Frenchy, Thanks for looking in, this one isn't without some issues but NO FEAR it is what it is and it's A Beauty. My Vette Is the Hot Rod and I promised my Wife that I wouldn't Start Modifying it before It's Running.
I am a little supprised the rims are only 6 " wide and well it needs Tyres so I will look for some a tiny bit Wider. 90% of the inside will need replacing, all good behind the seats. his son backed the Boat trailer into the D.S. Tail Light but other than a deep scratch on the driver door it's great! Must keep saying NO Mods.
GTXVette wrote: Frenchy, Thanks for looking in, this one isn't without some issues but NO FEAR it is what it is and it's A Beauty. My Vette Is the Hot Rod and I promised my Wife that I wouldn't Start Modifying it before It's Running. I am a little supprised the rims are only 6 " wide and well it needs Tyres so I will look for some a tiny bit Wider. 90% of the inside will need replacing, all good behind the seats. his son backed the Boat trailer into the D.S. Tail Light but other than a deep scratch on the driver door it's great! Must keep saying NO Mods.
I agree with the No-Mods idea.. The XJ-S I picked up had been sitting for 10 years while the previous owner had tried to sort out the differences between the later fuel injection and the original. Had he asked I would have told him there was no power or mileage difference. Marginal reliability improvement maybe and yes cosmetic.(assuming you feel the 6.0 litre looks nicer than the earlier 5.3 in that regard)
Interior parts in a lot of cases are no longer available. Your best option may be another car!!!Find a project or a collision car someone has given up on but the interior bits are still in good shape.. You can budget about $3-500. You may be able to recover all of that by selling off pieces and parts not used. Don't worry that the leather may feel like cardboard there are products out there (my favorite is called leatherique (sp)) that solve that issue and I hate to say this for fear of starting a war but all leather is painted!!! Natural leather is too spotchy to be used raw so it get's painted.. I re-sprayed my MGTD interior back in 1973 and it still looks good today. If the leather isn't badly worn/torn try sanding it down with 400 or 600 grit sandpaper to remove the ridges etc.. I've seen super glue used successfully to rejoin small tears (but it's strictly a one shot approach do not use to excess!!!) If the seam has given up bring it into an upholstery shop to be re-sewn.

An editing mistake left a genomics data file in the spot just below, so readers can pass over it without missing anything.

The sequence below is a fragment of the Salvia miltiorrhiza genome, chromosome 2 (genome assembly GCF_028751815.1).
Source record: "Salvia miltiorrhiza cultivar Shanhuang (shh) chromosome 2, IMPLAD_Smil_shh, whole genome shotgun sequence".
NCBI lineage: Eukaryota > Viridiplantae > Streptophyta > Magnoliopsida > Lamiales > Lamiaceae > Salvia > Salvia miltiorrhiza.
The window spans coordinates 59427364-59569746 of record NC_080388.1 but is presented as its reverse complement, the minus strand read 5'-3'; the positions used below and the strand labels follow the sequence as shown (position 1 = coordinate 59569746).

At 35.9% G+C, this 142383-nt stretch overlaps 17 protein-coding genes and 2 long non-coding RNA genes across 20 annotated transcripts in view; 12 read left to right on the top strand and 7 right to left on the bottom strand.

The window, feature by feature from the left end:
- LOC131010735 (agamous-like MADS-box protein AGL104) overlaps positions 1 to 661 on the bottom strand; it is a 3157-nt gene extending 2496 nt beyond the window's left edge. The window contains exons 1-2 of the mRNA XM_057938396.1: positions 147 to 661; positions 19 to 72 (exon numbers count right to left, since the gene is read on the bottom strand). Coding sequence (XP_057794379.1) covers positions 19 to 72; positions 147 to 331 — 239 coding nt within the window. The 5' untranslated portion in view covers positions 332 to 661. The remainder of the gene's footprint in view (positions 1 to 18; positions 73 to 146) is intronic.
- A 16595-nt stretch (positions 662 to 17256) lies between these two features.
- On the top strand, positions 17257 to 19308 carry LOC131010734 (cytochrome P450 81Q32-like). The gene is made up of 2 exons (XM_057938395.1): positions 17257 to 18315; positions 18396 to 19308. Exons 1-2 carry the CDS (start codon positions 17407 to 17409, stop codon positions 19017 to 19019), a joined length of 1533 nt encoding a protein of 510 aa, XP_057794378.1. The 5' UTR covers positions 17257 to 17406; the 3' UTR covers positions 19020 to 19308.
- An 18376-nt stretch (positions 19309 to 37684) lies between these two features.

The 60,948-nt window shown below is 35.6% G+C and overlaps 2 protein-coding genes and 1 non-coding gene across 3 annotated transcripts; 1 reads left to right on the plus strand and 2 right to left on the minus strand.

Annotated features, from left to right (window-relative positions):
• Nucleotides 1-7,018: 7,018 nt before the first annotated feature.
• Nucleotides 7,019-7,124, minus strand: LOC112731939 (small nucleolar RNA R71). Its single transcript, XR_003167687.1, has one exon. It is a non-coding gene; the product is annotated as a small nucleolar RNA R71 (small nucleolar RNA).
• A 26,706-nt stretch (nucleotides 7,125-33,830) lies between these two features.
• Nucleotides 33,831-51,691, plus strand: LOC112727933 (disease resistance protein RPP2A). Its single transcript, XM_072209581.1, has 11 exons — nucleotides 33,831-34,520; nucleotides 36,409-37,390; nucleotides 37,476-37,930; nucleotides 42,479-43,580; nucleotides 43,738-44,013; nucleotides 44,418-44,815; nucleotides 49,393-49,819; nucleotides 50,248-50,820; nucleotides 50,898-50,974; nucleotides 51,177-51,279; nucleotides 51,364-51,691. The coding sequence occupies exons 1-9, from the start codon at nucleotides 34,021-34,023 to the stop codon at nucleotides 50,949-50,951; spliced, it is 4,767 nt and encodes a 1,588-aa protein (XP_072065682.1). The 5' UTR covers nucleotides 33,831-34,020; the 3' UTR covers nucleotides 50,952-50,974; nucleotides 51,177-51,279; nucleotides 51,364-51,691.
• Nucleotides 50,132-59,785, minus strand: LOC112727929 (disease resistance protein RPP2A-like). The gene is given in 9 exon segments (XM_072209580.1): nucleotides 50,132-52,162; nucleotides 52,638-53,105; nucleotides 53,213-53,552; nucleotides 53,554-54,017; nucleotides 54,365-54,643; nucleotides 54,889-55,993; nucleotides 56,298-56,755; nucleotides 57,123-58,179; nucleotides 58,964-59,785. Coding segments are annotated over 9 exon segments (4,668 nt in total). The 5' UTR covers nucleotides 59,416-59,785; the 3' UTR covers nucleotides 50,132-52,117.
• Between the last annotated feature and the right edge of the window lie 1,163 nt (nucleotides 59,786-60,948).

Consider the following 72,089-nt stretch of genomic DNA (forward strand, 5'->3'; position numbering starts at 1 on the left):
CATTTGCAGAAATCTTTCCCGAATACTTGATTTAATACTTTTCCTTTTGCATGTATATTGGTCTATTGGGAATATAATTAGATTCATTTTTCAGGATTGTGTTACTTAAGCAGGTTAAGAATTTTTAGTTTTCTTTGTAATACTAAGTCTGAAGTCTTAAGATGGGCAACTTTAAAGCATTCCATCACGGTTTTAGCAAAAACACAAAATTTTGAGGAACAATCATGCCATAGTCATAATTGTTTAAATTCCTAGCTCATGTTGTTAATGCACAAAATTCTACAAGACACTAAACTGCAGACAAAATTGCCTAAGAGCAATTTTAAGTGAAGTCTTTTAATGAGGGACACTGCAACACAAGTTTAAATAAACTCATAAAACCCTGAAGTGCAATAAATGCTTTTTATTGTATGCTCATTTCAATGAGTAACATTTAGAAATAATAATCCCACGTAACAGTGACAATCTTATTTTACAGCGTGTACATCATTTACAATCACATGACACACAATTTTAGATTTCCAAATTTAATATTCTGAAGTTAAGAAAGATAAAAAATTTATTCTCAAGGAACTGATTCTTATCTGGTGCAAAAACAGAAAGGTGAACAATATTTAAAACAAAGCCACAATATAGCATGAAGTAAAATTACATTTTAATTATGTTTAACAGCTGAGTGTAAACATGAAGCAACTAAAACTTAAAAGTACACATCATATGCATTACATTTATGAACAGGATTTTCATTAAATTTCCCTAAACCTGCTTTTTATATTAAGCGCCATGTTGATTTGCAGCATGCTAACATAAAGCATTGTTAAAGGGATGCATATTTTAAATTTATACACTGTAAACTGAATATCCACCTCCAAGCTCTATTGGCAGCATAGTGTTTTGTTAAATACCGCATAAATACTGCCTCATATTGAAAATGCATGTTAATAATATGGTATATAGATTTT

Wider tires only increase the turn radius TO UNACCEPTABLE numbers. Unless you are willing to go to fender flares (and then it's resale value will take a really intense trip south).. Accept it as a cruiser without any racing pretensions..
It's weight is the main issue you need to overcome, 4200 pounds. While I've taken one down to 2700 pounds it was completely stripped to race car status.. Yes it would be possible to get it down to around 2300 pounds with Carbon Fibre replacing steel.
French is there a "cheap" way to convert these engines to carburation? It sounds like the fuel injection is not terrible but I like the look of carbs.
My guess is webbers are the only ones and they aren't cheap.
As I Am Making Payments to get this car, no Hurry's, but will take me 'till the end of the summer to pay out . so looking for parts and or repairs I can Plan ahead and be ready for them. I'm excited and will go by tommorow to get some Pics. this takes me out of the Challenge for Financial reasons but not to worry as someone has offered me a seat in their car, Old Dog's stick togeather, aka "Pack Mentality"
Pattyo wrote: French is there a "cheap" way to convert these engines to carburation? It sounds like the fuel injection is not terrible but I like the look of carbs.
Carbs vs Fuel rejection, The early V12's all had carbs. from 1971-1974 California carbs were 242 horsepower while European carbs were something like 271 horsepower. Then they switched to fuel rejection, it kicked it up to 292 horsepower so roughly carbs cost about 50 horsepower over fuel rejection.. (OK I know it's supposed to be injection) But wait that's not all folks!!! the problem with carbs is the stupid dog leg in the manifold to get the carb to fit under the bonnet of an XK-E. When that is cut off there is a 50 horsepower gain.. (Done by the guy with the MGB GT V12 )